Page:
More than one-third of all food produced globally is wasted or spoiled. In Singapore, we threw away 790,000 tonnes of food in 2014, which is equivalent to two bowls of food per person, each day. Over the past 10 years, food waste in Singapore has increased by about 48%.
Not only is this an environmental problem, it’s also a downright, well, waste of food. Most of us are guilty of it so here are some ways we can reduce food wastage – and save money in the process too – especially now that the festive season is upon us.
Buy Only What You Need
It sounds so easy but, thanks to human impulses, it’s a lot harder to practice in reality. As you prep for your Thanksgiving or Christmas party, make a shopping list before going to the supermarket and only buy what’s on it.
If there happens to be a buy-one-get-one-free deal when you’re there that you don’t necessarily need for your party, only go for the bulk buy if you know for sure that you’ll consume it all before the expiry date. The first rule: If you don’t buy what you don’t need, you won’t have to throw anything away.
Don’t Go For Looks
Because most people only buy fruits and vegetables that look ‘good’, the odd-looking ones often have to be thrown away by supermarkets. There’s nothing wrong if they're not the ‘right’ shape, size or colour – they’ll still taste the same – so do your part and buy these instead. And really, if you’re going to be cutting up your produce for your different dishes, it really doesn’t matter what they looked like originally.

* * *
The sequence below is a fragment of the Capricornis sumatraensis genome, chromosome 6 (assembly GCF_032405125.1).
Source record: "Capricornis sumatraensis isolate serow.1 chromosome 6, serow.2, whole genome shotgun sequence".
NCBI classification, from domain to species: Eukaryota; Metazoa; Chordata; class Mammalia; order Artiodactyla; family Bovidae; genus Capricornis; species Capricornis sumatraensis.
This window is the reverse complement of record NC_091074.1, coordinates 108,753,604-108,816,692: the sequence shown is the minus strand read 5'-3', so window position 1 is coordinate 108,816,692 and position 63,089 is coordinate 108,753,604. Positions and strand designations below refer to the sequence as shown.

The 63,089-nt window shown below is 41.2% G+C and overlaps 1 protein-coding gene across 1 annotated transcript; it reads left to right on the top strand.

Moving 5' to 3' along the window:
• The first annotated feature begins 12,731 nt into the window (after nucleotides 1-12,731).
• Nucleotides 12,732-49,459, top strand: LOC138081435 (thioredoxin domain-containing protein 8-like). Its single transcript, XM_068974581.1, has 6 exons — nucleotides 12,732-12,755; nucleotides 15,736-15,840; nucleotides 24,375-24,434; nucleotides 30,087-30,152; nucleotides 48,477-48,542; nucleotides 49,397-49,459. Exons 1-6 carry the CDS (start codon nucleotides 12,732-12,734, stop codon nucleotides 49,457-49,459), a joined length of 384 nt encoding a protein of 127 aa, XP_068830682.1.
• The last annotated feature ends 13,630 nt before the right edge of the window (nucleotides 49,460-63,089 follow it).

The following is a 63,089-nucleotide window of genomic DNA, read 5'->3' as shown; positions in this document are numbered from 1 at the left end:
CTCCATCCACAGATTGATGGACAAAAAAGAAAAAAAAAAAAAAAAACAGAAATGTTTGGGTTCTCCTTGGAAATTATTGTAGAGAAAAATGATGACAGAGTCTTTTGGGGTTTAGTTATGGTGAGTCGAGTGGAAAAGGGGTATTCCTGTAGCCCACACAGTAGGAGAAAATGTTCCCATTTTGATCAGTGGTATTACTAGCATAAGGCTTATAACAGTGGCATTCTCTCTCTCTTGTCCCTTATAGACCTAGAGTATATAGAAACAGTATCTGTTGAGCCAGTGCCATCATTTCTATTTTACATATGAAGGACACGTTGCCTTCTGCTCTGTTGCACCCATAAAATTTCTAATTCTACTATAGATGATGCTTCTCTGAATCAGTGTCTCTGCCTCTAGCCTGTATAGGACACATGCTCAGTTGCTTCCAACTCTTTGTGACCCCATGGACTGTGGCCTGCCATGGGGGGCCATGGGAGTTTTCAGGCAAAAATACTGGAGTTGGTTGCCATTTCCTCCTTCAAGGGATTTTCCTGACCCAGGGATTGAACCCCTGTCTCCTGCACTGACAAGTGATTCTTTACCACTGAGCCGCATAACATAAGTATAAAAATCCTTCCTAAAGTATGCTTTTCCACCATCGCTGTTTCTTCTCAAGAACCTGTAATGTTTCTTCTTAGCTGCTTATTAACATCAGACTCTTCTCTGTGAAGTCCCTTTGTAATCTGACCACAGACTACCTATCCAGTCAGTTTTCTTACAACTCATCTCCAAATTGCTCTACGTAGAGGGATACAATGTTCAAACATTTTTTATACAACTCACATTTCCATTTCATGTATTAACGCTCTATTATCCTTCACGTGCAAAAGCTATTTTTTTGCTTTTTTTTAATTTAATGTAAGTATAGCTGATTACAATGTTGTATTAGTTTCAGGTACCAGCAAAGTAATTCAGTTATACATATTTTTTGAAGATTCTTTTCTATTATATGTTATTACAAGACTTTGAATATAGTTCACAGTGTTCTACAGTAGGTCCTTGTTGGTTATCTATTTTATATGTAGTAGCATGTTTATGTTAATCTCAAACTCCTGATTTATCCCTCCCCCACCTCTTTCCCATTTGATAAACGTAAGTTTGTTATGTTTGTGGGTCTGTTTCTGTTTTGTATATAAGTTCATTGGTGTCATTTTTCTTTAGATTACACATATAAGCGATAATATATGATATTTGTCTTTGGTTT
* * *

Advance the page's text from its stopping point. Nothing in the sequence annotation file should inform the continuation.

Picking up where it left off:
Take stock of what’s in your fridge and pantry before you shop, so you know which items you already have and don’t need to buy.
While you’re at it, think beyond this big party and figure out how to organise your fridge for your weekly supermarket shopping. Look for expiring items that need to be consumed before they go off, and when packing away new items from the week’s grocery run, push the newer ones to the back, so you’ll use the older ones first. If you’re organised and know what’s in your fridge and pantry, you won’t have to throw away any food.
If you’ve cooked too much for your Thanksgiving or Christmas celebrations, don’t throw the leftovers away. Freeze them to be consumed at a later date.
Or if there’s just enough for one more meal, take it to work for lunch the next day. If you have fruits that you know are going to go bad in a couple of days, take them to work and snack on them.
Can You Make Something With That?
If you realise you only have a few bits and pieces of various foods left in your fridge and pantry, don’t throw them away but instead think of whether you can make a meal out of them. Fried rice or noodles are great dishes for just throwing practically any type of meat, vegetables and sauces in. Make juice out of fruits and vegetables or pickle them.
Donate Unused Food
If you think you’re not going to eat it, give it to someone who will. The Food Bank Singapore takes personal donations of excess food items and they have drop-off locations all over Singapore. Organisations such as Food From The Heart and Lions Home For The Elders also accept food donations, contact them to find out more.
If You’re Eating Out…
Food wastage is not only about what you throw away at home, it’s also that plate of spaghetti you didn’t finish at the restaurant. When you eat out, lookout for portion sizes and only order what you can eat. If you feel you can’t finish a whole meal, get someone at your table to share it or get the restaurant to pack the remainder home for you – and make sure you eat it the next day and not throw it away.